The menu is driven by fresh seasonal produce from a 150-square metre kitchen garden.
And with a dedicated gardener working with the chefs, it is no wonder beautiful edible flowers and nasturtium leaves, among rosa radish and French tarragon, are gracing the dishes at CHISWICK.
Celebrity chefs need not always cook at expensive Michelin star restaurants.
Jamie Oliver’s 30-minute steak sandwich is teaching us how fresh seasonal ingredients can literally burst with tantalizing flavours on the plate. And Gordon Ramsay’s roast chicken will surely impress the mother-in-law if you stuff it with sautéed chorizo, onion, garlic, thyme, cannellini beans and sun-dried tomatoes with a twist of lemon juice.
Holmbrae duck and foie gras terrine with quince and cashew nut lavosh sounds like a complicated dish. And it is so. It has to be complicated because this dish is served with a jaw-dropping side of the magnificent Sydney Harbour Bridge and Opera House right in your face at Matt Moran‘s fine dining institution Aria.
But Australia’s very own celebrity chef knows that casual dining will always have a special place in the hearts of those who enjoy the simplicity of fresh seasonal flavours.
And away from fine dining territory around Sydney harbour, Moran’s less formal eatery along Ocean street in Woollahra aims to do just that.
C H I S W I C K
The manicured gardens at the former Pruniers restaurant with its more formal menu has always been one of Sydney’s favourite wedding venues. And that’s because the sprawling lawn soaks up Sydney’s glorious sunshine with its western aspect.
On a beautiful winter afternoon among lush greenery and clear blue skies, getting a dose of vitamin D whilst sipping chilled chardonnay cannot sound more enticing.
And while grown-ups indulge in good food and wine, two charming little girls find their own special place in the sanctuary of a water fountain.
Lighting is subdued in the communal dining room.
Architecturally, CHISWICK combines old world cottage charm with modern sensibility.
While wooden beams run the length of the ceiling, I run my fingers along the gleaming surface of a communal table to appreciate its sheer length.
I am having lunch with the Monk today.
“I’m not supposed to drive” he tells me. “So, you need to give me a ride from the hospital.”
A routine health check ticks all the boxes for him and we celebrate with a couple of Moa Noir Dark Lager from New Zealand.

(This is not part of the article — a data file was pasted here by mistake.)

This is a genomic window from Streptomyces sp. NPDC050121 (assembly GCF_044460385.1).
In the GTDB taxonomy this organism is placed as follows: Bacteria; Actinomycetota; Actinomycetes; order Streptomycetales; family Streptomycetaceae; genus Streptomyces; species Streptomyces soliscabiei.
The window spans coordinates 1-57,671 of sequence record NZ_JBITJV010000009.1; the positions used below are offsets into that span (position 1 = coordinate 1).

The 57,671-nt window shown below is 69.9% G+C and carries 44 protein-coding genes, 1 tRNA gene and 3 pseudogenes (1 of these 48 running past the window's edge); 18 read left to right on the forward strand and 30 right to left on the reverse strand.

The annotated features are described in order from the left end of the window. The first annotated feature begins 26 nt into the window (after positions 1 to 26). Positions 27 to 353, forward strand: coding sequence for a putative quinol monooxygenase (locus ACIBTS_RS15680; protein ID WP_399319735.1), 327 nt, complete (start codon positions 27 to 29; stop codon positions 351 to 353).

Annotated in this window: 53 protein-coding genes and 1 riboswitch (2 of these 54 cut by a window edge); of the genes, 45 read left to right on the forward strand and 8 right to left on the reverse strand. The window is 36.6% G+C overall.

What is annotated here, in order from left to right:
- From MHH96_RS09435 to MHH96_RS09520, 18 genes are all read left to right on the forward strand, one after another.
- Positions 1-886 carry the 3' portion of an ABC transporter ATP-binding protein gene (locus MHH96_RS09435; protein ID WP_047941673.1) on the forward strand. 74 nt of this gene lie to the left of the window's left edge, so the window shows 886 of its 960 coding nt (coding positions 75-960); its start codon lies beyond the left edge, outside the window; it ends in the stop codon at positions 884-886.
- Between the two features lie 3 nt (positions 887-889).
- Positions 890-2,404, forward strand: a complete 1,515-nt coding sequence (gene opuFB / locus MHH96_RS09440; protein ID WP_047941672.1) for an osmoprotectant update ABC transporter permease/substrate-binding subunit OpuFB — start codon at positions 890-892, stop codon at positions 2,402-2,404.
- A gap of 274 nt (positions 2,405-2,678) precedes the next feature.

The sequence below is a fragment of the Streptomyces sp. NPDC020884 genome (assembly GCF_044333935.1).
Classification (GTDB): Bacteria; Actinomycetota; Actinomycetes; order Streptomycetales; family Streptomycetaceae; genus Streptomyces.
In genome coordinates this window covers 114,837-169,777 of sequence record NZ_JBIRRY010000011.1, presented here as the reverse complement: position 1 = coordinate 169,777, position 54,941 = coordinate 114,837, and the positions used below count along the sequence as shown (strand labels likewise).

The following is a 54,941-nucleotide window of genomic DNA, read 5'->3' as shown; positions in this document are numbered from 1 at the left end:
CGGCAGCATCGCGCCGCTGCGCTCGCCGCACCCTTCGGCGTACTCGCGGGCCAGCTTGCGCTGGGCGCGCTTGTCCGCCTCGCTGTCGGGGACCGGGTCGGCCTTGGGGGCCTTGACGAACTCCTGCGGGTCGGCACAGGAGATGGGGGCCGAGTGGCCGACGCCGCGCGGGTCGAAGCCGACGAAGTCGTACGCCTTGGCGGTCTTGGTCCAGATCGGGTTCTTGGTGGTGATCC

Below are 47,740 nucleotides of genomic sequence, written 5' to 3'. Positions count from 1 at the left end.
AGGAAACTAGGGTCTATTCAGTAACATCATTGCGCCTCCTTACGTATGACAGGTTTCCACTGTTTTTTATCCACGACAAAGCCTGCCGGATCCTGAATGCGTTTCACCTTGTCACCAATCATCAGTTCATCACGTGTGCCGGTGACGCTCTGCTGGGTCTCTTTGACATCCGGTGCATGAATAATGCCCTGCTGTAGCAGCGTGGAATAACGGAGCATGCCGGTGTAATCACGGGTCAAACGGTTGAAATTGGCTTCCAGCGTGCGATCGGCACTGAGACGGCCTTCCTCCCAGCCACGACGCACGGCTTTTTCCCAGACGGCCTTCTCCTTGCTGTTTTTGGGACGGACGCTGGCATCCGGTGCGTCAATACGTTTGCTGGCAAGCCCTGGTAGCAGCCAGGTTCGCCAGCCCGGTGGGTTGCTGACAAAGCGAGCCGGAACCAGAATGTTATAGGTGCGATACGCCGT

I have a soft spot for chardonnay and pinot noir from the cool climate of Tasmania’s wine growing regions.
Honey melon, peach and citrusy aromas are swirling in a 2013 Stefano Lubiana ‘Primavera’ Chardonnay with subtle oak undertones though it lacks the luscious buttery mouth feel of an older vintage.
Jim Chatto, a quietly spoken 40-year-old has been hailed by wine luminary James Halliday as one of the most talented winemakers in Australia.
His move to the McWilliams Group last year means he is responsible for arguably Australia’s greatest semillon from the Hunter Valley in New South Wales. Replacing the retiring Phil Ryan, long-serving wine-maker who has created the Mount Pleasant Lovedale Semillon the great wine that it is today, Chatto will have big shoes to fill.
Our 2013 Chatto Pinot Noir comes from his small 1.5 heactares pinot noir vineyard at Galziers Bay in the Huon Valley region of Tasmania where he has built a small house for his wife and two young children. Ripened red berries on the nose, it is gently savoury with elegant oak structure and a lingering finish.
I will gladly pair this style of wine with the sweetness of Chinese BBQ pork char siew or the gamey flavour of Peking duck. But for today, I know this pinot will form a beautiful marriage with the roasted pork belly on CHISWICK’s menu.
Snow crab slider, lettuce, kewpie, gherkins
These days, I commend chefs who come up with seafood sliders over those with the traditional beef pattie. After all, are we not a city that boasts the variety and abundance of some of the freshest seafood in the world?